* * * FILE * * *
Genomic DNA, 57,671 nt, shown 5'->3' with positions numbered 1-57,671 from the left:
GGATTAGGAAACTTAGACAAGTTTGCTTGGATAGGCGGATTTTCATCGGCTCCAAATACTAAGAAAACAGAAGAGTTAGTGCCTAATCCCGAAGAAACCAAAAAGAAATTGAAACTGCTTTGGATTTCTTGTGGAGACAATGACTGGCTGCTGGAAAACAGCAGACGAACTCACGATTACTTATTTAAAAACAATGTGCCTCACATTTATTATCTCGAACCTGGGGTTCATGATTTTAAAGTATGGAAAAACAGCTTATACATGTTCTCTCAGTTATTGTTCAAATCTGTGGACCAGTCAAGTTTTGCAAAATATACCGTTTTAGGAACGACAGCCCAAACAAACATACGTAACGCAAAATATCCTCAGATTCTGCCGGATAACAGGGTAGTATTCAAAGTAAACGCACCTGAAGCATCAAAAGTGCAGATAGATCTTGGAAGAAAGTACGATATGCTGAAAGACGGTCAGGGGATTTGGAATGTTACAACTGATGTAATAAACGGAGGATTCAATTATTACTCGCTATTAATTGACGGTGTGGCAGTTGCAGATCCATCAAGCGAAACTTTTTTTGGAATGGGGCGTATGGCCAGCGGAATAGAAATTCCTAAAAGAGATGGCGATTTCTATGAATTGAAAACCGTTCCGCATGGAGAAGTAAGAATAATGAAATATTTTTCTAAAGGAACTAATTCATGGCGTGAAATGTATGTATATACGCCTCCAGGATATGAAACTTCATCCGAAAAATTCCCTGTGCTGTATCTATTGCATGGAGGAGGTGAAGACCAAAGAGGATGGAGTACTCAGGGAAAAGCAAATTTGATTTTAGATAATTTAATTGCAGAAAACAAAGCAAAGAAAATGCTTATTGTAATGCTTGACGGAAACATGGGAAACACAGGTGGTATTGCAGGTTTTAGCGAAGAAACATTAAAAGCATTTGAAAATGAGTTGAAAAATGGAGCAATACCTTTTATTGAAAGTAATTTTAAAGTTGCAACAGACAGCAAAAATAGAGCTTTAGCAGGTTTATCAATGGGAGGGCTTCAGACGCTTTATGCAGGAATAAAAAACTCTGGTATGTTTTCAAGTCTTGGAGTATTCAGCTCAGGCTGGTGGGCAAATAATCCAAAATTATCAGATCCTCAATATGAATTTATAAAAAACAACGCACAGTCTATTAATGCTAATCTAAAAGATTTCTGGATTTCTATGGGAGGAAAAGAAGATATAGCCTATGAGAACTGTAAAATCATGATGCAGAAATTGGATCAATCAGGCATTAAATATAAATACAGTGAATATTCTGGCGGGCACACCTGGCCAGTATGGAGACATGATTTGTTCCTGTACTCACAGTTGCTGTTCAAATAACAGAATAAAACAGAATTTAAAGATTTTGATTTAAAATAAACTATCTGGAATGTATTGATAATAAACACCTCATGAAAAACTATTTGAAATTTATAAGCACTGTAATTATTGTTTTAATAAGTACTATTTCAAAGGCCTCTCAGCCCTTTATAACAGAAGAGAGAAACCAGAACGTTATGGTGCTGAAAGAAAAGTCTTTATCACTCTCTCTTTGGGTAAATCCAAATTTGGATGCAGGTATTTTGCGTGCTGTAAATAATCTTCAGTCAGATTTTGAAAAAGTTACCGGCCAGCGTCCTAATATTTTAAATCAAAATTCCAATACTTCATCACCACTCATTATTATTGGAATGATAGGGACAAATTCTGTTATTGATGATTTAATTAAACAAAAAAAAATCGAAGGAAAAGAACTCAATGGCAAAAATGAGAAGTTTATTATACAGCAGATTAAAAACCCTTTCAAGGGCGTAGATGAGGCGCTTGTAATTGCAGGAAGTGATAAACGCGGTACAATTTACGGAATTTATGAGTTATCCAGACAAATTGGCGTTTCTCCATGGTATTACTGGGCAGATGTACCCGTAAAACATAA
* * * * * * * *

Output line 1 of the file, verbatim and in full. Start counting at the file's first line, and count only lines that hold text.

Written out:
Genomic DNA, 57,671 nt, shown 5'->3' with positions numbered 1-57,671 from the left: